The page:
An Alabama lesbian mother in a tough legal battle will finally be reunited with her three children thanks to the Supreme Court.
The U.S. Supreme Court Monday granted an emergency stay of an Alabama Supreme Court order that stripped the mother of her parental rights in a custody dispute. The decision means the mother will be allowed to have visitation rights until the court rules on her case and is a favorable sign for the woman’s plea.
The case centered around a lesbian couple who shared custody of three children but later split up. One of them gave birth to the children with the help of a sperm donor, and her partner later adopted the children while living in Georgia, so they could both be the official, legal parents.
The biological mother, who now lives in Alabama, tried to keep the children from the adoptive mother after the couple parted ways, sparking the legal battle. The Alabama Supreme Court ruled that Alabama did not have to recognize the adoption made in Georgia, stripping the adoptive mother of her rights to the children.
The court reasoned that Georgia did not properly rule on its own laws regarding same-sex adoption and that the state has a vested interest in making sure adopted children have good homes, something gay rights groups have issues with.
“The Supreme Court clearly recognized the gravity of the situation and has intervened to permit our client to see her three children,” Shannon Minter, legal director for the National Center for Lesbian Rights, tells The Daily Caller News Foundation. “The Alabama Supreme Court’s refusal to recognize an adoption that was granted eight years ago by another state was unprecedented. The Alabama ruling has devastating consequences not only for this family, but for countless other adoptive parents and children. We are hopeful the Supreme Court will hear this case and correct this egregious miscarriage of justice for adoptive families.”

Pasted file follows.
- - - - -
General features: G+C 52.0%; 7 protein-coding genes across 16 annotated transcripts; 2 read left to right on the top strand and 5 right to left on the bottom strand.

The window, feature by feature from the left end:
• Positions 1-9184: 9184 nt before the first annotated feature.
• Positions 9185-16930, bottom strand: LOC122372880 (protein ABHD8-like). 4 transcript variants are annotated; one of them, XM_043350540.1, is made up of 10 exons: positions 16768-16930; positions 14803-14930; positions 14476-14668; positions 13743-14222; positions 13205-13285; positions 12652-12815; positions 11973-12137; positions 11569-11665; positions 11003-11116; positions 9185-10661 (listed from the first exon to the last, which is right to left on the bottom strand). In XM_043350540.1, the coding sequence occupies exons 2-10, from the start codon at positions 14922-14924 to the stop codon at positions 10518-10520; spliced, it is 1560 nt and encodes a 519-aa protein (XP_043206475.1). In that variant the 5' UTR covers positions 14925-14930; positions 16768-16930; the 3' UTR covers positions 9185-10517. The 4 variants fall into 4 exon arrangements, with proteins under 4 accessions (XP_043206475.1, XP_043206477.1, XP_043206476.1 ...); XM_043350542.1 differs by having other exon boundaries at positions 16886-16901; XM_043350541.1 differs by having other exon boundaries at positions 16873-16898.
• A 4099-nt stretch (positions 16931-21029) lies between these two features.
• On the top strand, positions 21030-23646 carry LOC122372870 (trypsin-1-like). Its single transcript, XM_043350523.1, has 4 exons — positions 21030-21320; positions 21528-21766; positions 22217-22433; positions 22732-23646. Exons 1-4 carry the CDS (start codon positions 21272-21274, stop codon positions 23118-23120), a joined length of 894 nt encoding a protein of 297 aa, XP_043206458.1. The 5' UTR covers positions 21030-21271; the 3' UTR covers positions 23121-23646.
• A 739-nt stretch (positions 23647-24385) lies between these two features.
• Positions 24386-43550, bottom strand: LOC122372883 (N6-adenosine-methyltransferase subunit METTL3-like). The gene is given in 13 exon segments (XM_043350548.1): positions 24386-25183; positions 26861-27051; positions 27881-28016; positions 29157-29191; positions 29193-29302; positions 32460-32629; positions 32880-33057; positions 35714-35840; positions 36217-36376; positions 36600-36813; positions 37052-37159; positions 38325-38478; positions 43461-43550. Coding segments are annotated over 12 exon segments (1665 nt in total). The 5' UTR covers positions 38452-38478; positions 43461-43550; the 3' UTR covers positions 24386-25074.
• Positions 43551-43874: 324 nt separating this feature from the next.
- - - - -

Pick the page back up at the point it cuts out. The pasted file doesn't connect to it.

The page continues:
The case could have big implications for same-sex adoption rights nationwide. The issue is one of the last legal battles after the Supreme Court recognized same-sex marriage earlier this year.
“I’m overjoyed that my children and I will be able to be together again,” the mother says in a statement. “It’s been so long—more time that I ever thought I could bear—since we have been able to be together and just do the everyday things that parents do with their children, like having dinner together and helping them with their homework. I adopted my children more than eight years ago to be sure that I could always be there to protect them. This terrible Alabama decision has hurt my family and will hurt so many other families if it is not corrected.”
This is not the only case where adoption rights for a gay parents are disputed. A same-sex couple in Florida is in a legal battle to have both their names on the birth certificate of their child.
Kari and Debbie Chin began dating in college at the University of Florida and had a commitment ceremony in 2001. When they gave birth to their second child in February, they were told both their names could not be on the birth certificate.
They filed suit against the state of Florida in August, and last week requested the federal court decide the case without a trial, saying the evidence of unequal treatment is so great that a trial is unnecessary. They didn’t have much hope their first child could have both names on the certificate, but since the Supreme Court recognized same-sex marriage in June they argue this time it’s different.
“I’m just as much of a parent as Kari and as anyone else with children,” Debbie says in a statement. “It was humiliating to be denied the right to have my name added to our son’s birth certificate. All we want to do is love, protect, and provide the best opportunities for our children and to be treated equally under the law. Without being on our son’s birth certificate, in the event of an emergency or if something were ever to happen to my wife, I am not sure where that would leave us.”